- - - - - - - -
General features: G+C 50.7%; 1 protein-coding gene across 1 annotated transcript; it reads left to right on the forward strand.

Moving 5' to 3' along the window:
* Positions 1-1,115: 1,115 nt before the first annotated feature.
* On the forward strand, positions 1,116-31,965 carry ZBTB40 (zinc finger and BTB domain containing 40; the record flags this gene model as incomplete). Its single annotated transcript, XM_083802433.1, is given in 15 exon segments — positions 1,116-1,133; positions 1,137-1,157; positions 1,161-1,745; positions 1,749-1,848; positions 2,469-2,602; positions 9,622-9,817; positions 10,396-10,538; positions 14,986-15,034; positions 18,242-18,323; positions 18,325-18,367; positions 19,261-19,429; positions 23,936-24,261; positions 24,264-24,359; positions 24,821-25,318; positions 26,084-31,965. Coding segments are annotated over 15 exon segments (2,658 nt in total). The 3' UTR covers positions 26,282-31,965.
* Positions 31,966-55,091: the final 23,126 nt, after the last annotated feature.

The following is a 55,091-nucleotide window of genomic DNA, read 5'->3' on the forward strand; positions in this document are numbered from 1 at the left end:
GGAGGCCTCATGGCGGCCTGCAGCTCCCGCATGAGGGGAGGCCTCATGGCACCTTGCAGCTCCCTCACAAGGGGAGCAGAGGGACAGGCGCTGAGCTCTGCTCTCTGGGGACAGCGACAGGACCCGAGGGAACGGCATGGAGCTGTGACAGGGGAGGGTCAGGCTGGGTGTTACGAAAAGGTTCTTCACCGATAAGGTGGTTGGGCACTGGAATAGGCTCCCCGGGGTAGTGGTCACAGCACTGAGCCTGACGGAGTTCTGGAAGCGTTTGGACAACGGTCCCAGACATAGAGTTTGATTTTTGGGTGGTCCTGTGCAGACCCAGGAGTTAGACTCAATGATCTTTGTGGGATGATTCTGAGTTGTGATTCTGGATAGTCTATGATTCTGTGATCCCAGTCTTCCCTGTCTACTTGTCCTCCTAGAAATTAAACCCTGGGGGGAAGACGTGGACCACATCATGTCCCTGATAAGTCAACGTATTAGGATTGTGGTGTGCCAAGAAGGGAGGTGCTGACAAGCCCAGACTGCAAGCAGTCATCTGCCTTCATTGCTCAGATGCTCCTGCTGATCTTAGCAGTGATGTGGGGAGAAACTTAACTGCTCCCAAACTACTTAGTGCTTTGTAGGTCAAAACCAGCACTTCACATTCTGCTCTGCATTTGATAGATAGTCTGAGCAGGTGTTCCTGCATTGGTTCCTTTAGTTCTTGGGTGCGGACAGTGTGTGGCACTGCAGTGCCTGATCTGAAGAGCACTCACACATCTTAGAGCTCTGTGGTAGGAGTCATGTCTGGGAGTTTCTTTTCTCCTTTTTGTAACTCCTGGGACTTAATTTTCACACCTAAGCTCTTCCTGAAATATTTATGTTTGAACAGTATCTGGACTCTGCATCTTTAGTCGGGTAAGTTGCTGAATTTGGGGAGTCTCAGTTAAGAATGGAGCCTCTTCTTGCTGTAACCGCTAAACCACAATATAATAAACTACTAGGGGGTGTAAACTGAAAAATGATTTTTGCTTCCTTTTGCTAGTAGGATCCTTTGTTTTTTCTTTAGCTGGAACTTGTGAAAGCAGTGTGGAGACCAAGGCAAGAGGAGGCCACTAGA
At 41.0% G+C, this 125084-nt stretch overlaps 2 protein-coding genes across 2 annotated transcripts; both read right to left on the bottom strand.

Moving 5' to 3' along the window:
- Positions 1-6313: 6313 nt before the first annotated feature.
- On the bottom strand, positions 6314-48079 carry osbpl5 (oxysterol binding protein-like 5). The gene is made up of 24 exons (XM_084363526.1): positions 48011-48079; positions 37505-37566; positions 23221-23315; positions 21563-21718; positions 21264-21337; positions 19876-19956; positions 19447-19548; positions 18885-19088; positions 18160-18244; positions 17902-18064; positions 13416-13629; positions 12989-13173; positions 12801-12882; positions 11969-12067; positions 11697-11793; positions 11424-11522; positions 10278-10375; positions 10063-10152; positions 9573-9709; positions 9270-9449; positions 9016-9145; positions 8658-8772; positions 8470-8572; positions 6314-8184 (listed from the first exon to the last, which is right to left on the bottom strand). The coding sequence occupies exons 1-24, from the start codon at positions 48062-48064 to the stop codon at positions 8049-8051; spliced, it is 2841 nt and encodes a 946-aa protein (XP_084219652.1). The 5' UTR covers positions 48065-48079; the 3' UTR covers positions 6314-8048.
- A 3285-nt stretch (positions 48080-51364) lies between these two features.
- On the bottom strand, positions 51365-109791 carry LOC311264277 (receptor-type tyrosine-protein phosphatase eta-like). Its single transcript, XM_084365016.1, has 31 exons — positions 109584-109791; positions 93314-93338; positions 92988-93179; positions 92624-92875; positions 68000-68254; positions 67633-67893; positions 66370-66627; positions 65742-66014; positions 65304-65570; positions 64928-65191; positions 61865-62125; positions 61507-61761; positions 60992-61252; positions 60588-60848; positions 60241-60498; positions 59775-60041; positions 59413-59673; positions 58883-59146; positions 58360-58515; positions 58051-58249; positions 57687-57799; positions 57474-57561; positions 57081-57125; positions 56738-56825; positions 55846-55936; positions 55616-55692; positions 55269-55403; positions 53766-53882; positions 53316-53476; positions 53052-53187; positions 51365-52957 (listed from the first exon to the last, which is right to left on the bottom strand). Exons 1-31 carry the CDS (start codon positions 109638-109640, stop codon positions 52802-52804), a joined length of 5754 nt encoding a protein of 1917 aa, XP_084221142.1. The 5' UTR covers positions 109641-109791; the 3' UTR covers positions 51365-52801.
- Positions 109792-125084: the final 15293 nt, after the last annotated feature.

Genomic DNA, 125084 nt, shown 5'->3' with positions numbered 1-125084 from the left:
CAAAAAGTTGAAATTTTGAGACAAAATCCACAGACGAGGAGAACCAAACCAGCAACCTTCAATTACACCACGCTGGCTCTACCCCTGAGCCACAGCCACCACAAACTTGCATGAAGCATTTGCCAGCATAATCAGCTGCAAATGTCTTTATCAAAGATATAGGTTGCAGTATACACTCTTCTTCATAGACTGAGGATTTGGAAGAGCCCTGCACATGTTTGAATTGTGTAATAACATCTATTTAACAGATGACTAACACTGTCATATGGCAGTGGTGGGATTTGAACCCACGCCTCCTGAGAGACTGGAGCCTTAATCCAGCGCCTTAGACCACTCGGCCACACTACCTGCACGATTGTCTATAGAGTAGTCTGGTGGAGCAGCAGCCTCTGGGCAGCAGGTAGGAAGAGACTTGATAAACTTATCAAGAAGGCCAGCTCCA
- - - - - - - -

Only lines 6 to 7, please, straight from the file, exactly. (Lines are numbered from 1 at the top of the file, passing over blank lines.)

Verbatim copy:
The following is a 55,091-nucleotide window of genomic DNA, read 5'->3' on the forward strand; positions in this document are numbered from 1 at the left end:
GGAGGCCTCATGGCGGCCTGCAGCTCCCGCATGAGGGGAGGCCTCATGGCACCTTGCAGCTCCCTCACAAGGGGAGCAGAGGGACAGGCGCTGAGCTCTGCTCTCTGGGGACAGCGACAGGACCCGAGGGAACGGCATGGAGCTGTGACAGGGGAGGGTCAGGCTGGGTGTTACGAAAAGGTTCTTCACCGATAAGGTGGTTGGGCACTGGAATAGGCTCCCCGGGGTAGTGGTCACAGCACTGAGCCTGACGGAGTTCTGGAAGCGTTTGGACAACGGTCCCAGACATAGAGTTTGATTTTTGGGTGGTCCTGTGCAGACCCAGGAGTTAGACTCAATGATCTTTGTGGGATGATTCTGAGTTGTGATTCTGGATAGTCTATGATTCTGTGATCCCAGTCTTCCCTGTCTACTTGTCCTCCTAGAAATTAAACCCTGGGGGGAAGACGTGGACCACATCATGTCCCTGATAAGTCAACGTATTAGGATTGTGGTGTGCCAAGAAGGGAGGTGCTGACAAGCCCAGACTGCAAGCAGTCATCTGCCTTCATTGCTCAGATGCTCCTGCTGATCTTAGCAGTGATGTGGGGAGAAACTTAACTGCTCCCAAACTACTTAGTGCTTTGTAGGTCAAAACCAGCACTTCACATTCTGCTCTGCATTTGATAGATAGTCTGAGCAGGTGTTCCTGCATTGGTTCCTTTAGTTCTTGGGTGCGGACAGTGTGTGGCACTGCAGTGCCTGATCTGAAGAGCACTCACACATCTTAGAGCTCTGTGGTAGGAGTCATGTCTGGGAGTTTCTTTTCTCCTTTTTGTAACTCCTGGGACTTAATTTTCACACCTAAGCTCTTCCTGAAATATTTATGTTTGAACAGTATCTGGACTCTGCATCTTTAGTCGGGTAAGTTGCTGAATTTGGGGAGTCTCAGTTAAGAATGGAGCCTCTTCTTGCTGTAACCGCTAAACCACAATATAATAAACTACTAGGGGGTGTAAACTGAAAAATGATTTTTGCTTCCTTTTGCTAGTAGGATCCTTTGTTTTTTCTTTAGCTGGAACTTGTGAAAGCAGTGTGGAGACCAAGGCAAGAGGAGGCCACTAGA